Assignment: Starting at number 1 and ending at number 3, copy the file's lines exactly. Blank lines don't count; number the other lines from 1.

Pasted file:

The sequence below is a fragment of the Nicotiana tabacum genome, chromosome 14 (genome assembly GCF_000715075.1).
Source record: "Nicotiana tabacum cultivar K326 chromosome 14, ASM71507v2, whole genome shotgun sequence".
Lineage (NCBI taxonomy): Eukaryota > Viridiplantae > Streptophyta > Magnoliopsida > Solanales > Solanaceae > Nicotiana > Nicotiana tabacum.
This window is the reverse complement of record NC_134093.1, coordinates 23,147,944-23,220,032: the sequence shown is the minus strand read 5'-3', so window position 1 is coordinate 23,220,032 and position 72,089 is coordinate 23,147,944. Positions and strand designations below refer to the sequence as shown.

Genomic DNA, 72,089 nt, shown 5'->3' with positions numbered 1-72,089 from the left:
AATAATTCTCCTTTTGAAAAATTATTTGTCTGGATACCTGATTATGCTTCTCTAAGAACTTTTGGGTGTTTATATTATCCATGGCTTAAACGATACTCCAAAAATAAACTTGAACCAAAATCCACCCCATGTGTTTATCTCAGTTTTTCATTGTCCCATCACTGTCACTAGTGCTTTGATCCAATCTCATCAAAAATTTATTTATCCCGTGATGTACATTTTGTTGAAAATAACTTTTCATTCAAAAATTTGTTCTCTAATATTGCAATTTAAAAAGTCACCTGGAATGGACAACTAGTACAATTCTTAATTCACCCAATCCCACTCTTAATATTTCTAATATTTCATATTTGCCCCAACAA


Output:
The sequence below is a fragment of the Nicotiana tabacum genome, chromosome 14 (genome assembly GCF_000715075.1).
Source record: "Nicotiana tabacum cultivar K326 chromosome 14, ASM71507v2, whole genome shotgun sequence".
Lineage (NCBI taxonomy): Eukaryota > Viridiplantae > Streptophyta > Magnoliopsida > Solanales > Solanaceae > Nicotiana > Nicotiana tabacum.